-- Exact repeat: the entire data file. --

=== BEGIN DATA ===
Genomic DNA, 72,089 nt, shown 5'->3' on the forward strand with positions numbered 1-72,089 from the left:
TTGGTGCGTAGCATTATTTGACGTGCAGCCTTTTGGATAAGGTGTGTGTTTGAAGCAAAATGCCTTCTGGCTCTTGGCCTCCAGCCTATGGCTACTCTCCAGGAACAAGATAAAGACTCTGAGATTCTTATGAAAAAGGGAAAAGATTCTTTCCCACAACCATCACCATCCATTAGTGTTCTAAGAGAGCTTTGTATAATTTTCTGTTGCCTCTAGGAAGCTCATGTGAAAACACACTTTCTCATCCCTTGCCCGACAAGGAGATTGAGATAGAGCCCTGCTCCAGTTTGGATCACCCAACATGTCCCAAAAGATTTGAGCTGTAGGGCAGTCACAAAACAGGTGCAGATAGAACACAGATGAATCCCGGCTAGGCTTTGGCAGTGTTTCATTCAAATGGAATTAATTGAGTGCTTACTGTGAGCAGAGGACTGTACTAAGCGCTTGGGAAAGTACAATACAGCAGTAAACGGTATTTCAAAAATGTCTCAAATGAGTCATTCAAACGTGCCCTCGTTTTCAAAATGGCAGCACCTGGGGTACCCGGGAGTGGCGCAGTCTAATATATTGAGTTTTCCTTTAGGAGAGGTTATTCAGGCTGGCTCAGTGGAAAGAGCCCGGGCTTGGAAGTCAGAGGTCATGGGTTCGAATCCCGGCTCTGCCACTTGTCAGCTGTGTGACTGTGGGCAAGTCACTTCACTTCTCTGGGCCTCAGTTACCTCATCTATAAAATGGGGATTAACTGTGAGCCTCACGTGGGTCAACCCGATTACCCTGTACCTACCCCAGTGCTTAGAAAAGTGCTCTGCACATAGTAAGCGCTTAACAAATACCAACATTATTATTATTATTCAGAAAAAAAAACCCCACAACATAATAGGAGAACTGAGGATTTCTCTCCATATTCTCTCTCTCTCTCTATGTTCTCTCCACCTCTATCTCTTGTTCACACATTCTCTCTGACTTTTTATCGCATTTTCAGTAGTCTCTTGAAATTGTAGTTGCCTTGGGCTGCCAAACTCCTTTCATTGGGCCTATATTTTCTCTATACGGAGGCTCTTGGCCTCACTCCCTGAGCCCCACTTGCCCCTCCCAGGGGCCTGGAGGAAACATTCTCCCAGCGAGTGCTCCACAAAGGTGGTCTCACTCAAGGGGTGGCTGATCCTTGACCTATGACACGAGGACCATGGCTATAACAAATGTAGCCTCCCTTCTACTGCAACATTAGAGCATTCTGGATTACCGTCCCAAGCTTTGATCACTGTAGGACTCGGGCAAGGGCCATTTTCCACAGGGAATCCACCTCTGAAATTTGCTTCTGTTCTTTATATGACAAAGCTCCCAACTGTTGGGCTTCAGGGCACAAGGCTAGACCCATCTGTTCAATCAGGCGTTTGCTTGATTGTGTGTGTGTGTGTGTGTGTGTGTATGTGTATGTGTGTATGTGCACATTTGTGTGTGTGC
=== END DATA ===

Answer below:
Genomic DNA, 72,089 nt, shown 5'->3' on the forward strand with positions numbered 1-72,089 from the left:
TTGGTGCGTAGCATTATTTGACGTGCAGCCTTTTGGATAAGGTGTGTGTTTGAAGCAAAATGCCTTCTGGCTCTTGGCCTCCAGCCTATGGCTACTCTCCAGGAACAAGATAAAGACTCTGAGATTCTTATGAAAAAGGGAAAAGATTCTTTCCCACAACCATCACCATCCATTAGTGTTCTAAGAGAGCTTTGTATAATTTTCTGTTGCCTCTAGGAAGCTCATGTGAAAACACACTTTCTCATCCCTTGCCCGACAAGGAGATTGAGATAGAGCCCTGCTCCAGTTTGGATCACCCAACATGTCCCAAAAGATTTGAGCTGTAGGGCAGTCACAAAACAGGTGCAGATAGAACACAGATGAATCCCGGCTAGGCTTTGGCAGTGTTTCATTCAAATGGAATTAATTGAGTGCTTACTGTGAGCAGAGGACTGTACTAAGCGCTTGGGAAAGTACAATACAGCAGTAAACGGTATTTCAAAAATGTCTCAAATGAGTCATTCAAACGTGCCCTCGTTTTCAAAATGGCAGCACCTGGGGTACCCGGGAGTGGCGCAGTCTAATATATTGAGTTTTCCTTTAGGAGAGGTTATTCAGGCTGGCTCAGTGGAAAGAGCCCGGGCTTGGAAGTCAGAGGTCATGGGTTCGAATCCCGGCTCTGCCACTTGTCAGCTGTGTGACTGTGGGCAAGTCACTTCACTTCTCTGGGCCTCAGTTACCTCATCTATAAAATGGGGATTAACTGTGAGCCTCACGTGGGTCAACCCGATTACCCTGTACCTACCCCAGTGCTTAGAAAAGTGCTCTGCACATAGTAAGCGCTTAACAAATACCAACATTATTATTATTATTCAGAAAAAAAAACCCCACAACATAATAGGAGAACTGAGGATTTCTCTCCATATTCTCTCTCTCTCTCTATGTTCTCTCCACCTCTATCTCTTGTTCACACATTCTCTCTGACTTTTTATCGCATTTTCAGTAGTCTCTTGAAATTGTAGTTGCCTTGGGCTGCCAAACTCCTTTCATTGGGCCTATATTTTCTCTATACGGAGGCTCTTGGCCTCACTCCCTGAGCCCCACTTGCCCCTCCCAGGGGCCTGGAGGAAACATTCTCCCAGCGAGTGCTCCACAAAGGTGGTCTCACTCAAGGGGTGGCTGATCCTTGACCTATGACACGAGGACCATGGCTATAACAAATGTAGCCTCCCTTCTACTGCAACATTAGAGCATTCTGGATTACCGTCCCAAGCTTTGATCACTGTAGGACTCGGGCAAGGGCCATTTTCCACAGGGAATCCACCTCTGAAATTTGCTTCTGTTCTTTATATGACAAAGCTCCCAACTGTTGGGCTTCAGGGCACAAGGCTAGACCCATCTGTTCAATCAGGCGTTTGCTTGATTGTGTGTGTGTGTGTGTGTGTGTGTATGTGTATGTGTGTATGTGCACATTTGTGTGTGTGC